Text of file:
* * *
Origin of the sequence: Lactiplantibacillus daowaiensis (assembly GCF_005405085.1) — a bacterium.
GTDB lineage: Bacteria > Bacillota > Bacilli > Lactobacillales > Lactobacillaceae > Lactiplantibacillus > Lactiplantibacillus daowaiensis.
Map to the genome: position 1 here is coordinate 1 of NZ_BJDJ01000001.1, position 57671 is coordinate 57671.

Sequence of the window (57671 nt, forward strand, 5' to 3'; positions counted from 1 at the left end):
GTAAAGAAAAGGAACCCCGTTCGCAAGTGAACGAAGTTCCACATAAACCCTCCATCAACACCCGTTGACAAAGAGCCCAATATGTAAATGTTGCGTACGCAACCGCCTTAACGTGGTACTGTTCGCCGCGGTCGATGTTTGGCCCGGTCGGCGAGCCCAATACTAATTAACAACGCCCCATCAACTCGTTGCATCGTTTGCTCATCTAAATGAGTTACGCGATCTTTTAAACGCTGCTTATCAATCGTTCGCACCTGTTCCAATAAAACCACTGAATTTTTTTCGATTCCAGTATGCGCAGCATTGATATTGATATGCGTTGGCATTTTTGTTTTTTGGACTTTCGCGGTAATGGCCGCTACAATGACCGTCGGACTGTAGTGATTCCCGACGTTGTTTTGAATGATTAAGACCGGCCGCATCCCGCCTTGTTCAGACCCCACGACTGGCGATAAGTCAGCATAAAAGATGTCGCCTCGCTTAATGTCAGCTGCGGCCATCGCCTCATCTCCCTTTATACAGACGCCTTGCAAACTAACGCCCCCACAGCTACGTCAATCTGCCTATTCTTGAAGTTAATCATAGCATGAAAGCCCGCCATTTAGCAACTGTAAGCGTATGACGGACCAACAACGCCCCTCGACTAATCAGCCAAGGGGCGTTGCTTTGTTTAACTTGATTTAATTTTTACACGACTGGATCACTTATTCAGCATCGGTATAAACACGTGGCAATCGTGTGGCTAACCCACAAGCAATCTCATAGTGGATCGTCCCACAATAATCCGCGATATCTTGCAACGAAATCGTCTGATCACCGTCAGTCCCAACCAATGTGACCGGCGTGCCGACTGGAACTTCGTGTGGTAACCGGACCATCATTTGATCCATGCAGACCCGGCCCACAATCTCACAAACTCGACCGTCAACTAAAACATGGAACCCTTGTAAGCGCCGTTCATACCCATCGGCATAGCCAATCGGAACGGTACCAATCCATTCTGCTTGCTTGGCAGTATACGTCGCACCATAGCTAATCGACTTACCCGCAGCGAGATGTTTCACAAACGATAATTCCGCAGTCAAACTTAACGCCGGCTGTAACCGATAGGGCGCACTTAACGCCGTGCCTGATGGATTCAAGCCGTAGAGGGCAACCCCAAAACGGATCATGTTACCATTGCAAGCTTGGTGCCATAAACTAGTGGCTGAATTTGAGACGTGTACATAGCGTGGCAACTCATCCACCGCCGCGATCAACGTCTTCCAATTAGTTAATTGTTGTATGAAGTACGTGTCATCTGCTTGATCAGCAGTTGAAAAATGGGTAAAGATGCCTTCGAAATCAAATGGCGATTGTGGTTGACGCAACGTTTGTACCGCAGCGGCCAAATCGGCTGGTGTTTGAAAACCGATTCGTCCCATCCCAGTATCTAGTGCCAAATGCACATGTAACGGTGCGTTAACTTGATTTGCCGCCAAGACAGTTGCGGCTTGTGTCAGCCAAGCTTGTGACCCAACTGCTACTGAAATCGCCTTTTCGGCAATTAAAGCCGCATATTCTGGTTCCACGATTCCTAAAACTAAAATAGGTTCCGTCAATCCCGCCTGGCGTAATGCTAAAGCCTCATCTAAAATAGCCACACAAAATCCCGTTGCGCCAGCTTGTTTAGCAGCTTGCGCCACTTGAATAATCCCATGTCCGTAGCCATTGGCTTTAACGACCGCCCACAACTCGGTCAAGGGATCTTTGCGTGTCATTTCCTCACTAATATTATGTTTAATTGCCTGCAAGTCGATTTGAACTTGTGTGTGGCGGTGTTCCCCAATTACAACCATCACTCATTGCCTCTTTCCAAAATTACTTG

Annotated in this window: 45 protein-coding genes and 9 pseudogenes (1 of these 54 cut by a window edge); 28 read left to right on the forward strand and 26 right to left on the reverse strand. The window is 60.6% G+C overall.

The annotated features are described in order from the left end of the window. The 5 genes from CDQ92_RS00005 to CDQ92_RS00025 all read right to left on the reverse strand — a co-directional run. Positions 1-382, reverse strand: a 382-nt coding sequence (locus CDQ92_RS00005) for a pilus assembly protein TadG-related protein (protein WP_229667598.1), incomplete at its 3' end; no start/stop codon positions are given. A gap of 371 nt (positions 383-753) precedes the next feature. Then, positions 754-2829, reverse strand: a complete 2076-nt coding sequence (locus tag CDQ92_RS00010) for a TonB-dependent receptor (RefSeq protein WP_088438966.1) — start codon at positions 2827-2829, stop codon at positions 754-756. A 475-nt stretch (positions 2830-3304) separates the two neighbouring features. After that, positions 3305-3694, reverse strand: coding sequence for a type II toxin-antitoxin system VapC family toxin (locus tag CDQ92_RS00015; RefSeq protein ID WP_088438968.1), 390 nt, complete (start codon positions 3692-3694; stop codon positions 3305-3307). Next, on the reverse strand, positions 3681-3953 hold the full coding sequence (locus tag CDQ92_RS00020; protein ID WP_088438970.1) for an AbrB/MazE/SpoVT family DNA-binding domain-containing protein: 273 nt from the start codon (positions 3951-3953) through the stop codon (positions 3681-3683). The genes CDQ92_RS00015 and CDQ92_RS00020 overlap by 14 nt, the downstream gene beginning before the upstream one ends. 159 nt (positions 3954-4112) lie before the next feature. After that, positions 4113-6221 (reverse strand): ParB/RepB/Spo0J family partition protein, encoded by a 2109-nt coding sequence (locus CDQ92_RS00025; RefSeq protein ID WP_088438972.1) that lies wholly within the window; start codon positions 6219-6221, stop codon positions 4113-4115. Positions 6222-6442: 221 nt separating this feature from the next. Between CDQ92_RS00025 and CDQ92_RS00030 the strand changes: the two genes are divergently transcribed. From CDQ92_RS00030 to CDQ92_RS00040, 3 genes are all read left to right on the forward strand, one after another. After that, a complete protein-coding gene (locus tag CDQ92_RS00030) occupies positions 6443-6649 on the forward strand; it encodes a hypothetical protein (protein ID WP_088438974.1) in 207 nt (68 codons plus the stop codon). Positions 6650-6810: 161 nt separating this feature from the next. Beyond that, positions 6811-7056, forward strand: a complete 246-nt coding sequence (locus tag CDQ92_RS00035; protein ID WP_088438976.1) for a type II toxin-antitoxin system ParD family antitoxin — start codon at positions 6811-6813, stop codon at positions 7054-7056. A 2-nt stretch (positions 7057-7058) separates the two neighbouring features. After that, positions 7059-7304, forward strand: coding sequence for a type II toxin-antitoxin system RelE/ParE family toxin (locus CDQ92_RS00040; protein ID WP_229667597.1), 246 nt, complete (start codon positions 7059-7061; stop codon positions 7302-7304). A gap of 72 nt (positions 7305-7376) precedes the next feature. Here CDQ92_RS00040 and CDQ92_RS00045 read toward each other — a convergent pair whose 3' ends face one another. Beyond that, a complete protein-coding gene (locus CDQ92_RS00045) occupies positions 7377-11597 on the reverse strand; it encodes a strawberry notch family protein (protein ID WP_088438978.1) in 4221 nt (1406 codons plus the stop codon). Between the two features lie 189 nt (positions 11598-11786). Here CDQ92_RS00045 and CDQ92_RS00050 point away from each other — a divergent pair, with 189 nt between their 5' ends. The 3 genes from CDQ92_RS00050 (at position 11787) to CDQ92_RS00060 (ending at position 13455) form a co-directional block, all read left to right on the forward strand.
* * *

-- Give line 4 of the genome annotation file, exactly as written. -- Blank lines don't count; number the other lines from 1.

Sequence of the window (57671 nt, forward strand, 5' to 3'; positions counted from 1 at the left end):